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Bulgarian Violins


adzarkos
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A local dealer here is starting to carry them, and rave about them. I tried a lot of good violins recently and it was after that that I tried them. I was impressed. I think one was a Stantov, so it was around $5g or so US, but he also had a cheaper one that also sounded amazing. Actually, between the two I liked the cheaper one more. There was no label on it and he didn't say whose it was.

I had bought a good Chinese violin in 2005. It was even, bright and I thought a decent instrument. When I tried the Bulgarian ones I could see there was no comparison. Mine sounded hard and unsophisticated. With the Bulgarian ones you instantly get texture and complexity, plus a good measure of projection, something I don't think you get too much with the Gligas from Romania. Build quality is excellent as well. He said that since he started carrying the Bulgarian ones he can't sell the Chinese ones.

Fact is, had I gone for the least expensive one I could have had it for under $1500 US. I would have been laughing all the way to the bank. Some people "need" to spend more, but anyone who would have heard it would have been impressed. In the end I bought a Fein violin which sounded almost identical to the cheap one but had a bit more projection.

Definately worth a look and (at least I think) will not waste your time.

Wes

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I worked for sofia violins for many years. The most common thing I noticed with the Eastern Euro violins is that they tend to have a darker sound (a matter of personal taste,) A lot of them seem to have these boomy D's as well, which bother me.

Still a better buy than German........and others because of the cost of labor. Not as competetive with Chinese I think.

Dorian

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Hi there guys! hello barnesviolins...

I completey agree with bradford about the sound of these

instruments. I have a sofia. Love love it! but.... i dunno there's

something about these new chinese violins that are pretty

amazing....

GOing back... Think the reason why they have a darker sound and

boomy d's is because they are used to the more gypsy-ish and folk

sound? and so they make their instruments that way?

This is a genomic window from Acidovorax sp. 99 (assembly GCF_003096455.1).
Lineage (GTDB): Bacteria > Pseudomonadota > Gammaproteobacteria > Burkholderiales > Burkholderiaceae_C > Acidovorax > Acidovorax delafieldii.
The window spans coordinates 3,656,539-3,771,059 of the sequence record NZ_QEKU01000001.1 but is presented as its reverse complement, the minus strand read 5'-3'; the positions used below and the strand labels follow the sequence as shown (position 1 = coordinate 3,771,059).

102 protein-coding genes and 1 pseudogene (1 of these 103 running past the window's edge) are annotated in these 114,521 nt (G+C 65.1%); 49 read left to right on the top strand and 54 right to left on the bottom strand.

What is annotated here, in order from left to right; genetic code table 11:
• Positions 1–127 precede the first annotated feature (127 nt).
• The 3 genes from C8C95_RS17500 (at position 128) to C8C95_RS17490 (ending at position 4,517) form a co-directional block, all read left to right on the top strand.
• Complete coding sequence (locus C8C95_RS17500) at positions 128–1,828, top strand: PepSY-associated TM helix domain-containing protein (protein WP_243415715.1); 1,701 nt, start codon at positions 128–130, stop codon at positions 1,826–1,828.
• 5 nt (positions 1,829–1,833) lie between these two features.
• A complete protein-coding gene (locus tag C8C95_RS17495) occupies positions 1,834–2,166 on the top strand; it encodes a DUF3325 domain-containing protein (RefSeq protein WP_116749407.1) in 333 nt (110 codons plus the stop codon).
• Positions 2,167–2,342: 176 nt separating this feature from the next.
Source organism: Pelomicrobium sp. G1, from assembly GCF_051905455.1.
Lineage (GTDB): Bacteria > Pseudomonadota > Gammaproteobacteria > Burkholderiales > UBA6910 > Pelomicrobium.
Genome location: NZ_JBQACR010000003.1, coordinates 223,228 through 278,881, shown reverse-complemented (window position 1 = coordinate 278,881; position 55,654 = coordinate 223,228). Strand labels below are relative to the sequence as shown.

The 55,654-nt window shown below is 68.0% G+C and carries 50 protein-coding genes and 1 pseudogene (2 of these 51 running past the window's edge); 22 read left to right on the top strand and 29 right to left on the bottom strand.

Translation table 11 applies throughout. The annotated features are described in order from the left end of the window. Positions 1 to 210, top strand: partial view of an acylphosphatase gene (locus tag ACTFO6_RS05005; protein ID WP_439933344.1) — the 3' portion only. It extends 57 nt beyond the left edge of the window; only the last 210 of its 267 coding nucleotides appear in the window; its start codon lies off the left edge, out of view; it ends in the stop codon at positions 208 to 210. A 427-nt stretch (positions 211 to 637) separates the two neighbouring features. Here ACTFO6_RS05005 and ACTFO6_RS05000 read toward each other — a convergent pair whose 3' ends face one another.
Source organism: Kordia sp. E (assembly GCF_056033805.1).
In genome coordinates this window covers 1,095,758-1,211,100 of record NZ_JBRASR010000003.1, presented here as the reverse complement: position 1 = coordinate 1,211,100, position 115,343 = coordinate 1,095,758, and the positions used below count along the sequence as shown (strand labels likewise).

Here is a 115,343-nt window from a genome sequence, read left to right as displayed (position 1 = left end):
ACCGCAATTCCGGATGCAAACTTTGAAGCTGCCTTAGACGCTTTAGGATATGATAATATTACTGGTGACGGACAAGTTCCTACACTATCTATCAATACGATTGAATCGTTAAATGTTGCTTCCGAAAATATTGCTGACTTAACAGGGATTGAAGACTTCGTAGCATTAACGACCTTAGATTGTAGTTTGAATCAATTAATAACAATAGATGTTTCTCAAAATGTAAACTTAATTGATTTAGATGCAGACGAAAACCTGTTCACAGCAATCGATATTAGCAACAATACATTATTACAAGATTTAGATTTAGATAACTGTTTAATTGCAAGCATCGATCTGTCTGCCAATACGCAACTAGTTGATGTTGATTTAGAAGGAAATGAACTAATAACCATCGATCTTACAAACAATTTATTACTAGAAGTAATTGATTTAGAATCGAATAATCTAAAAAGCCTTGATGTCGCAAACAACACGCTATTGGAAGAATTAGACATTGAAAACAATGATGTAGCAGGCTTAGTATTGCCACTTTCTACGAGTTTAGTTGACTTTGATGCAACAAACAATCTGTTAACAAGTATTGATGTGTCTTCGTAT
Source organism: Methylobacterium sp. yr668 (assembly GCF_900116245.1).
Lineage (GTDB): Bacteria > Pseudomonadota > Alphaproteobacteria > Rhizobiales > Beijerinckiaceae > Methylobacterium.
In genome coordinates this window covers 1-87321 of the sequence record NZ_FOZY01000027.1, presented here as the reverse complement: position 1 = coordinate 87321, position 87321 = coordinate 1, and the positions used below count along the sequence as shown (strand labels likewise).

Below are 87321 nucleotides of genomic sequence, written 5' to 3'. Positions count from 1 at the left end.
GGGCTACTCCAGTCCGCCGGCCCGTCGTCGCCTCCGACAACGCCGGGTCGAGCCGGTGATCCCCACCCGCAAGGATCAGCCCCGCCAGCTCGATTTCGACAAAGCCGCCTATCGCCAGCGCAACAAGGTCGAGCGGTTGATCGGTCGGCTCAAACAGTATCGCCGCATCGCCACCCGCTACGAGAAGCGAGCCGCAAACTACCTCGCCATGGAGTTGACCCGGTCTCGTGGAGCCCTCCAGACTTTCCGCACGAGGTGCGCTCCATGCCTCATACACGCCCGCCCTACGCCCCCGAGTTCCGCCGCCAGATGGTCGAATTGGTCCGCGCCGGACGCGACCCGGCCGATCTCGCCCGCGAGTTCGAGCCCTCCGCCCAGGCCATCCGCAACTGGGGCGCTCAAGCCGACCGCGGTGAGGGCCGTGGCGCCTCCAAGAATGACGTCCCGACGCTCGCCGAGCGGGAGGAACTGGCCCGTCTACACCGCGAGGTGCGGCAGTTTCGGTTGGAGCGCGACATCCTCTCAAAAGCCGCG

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Sofia uses standard graduations. They also pay the people who protect the forests to cut a spruce and drag it down the mountain for them to use.........Ironic isn't it? The owner always told me that's the way things work there. They make bolts and nuts on one side of the country, ship them to the other side wher the melt it down to raw steel, ship it back to make bolts...........................................I'm sure this may be an exaggeration, but the geberal idea is that's the way things get done there.

It may be the wood. I felt that way about Romanian instruments as well. Maybe similiar wood? Not real sure.

Chinese recommendations? depends on price range. West coast strings has some excellent violins, "Frank Denti" model for around 1050-1200, and you can get a Shang Jiang for as little as 6500.

Good luck hunting.

Dorian

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People put far too much emphasis on competition results. While I don't intend to disparage the VSA, I don't think the fact that this last convention's winners were all Chinese is meaningful at all. I also am skeptical of their scoring system in general, because often the judges' individual scores in different categories (ESPECIALLY in workmanship categories) often show wild variation.

Remember, the judging panel changes every year...I personally think that the next competition may not yield the same results.

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quote:


Originally posted by:
wmeng
People put far too much emphasis on competition results. While I don't intend to disparage the VSA, I don't think the fact that this last convention's winners were all Chinese is meaningful at all. I also am skeptical of their scoring system in general, because often the judges' individual scores in different categories (ESPECIALLY in workmanship categories) often show wild variation.

I have always been curious what a "Gold Medal" winning violin sounds like, but I agree with you, but perhaps for a different reason.

If my violin wasn't perfectly even it would lose such a competition, but the overtones and texture I get out of it far outweigh that in my valuation, so I am very happy. But I don't think my instrument would win a medal.

You just have to decide what's important to you and what you're willing to live with to have it.

Wes

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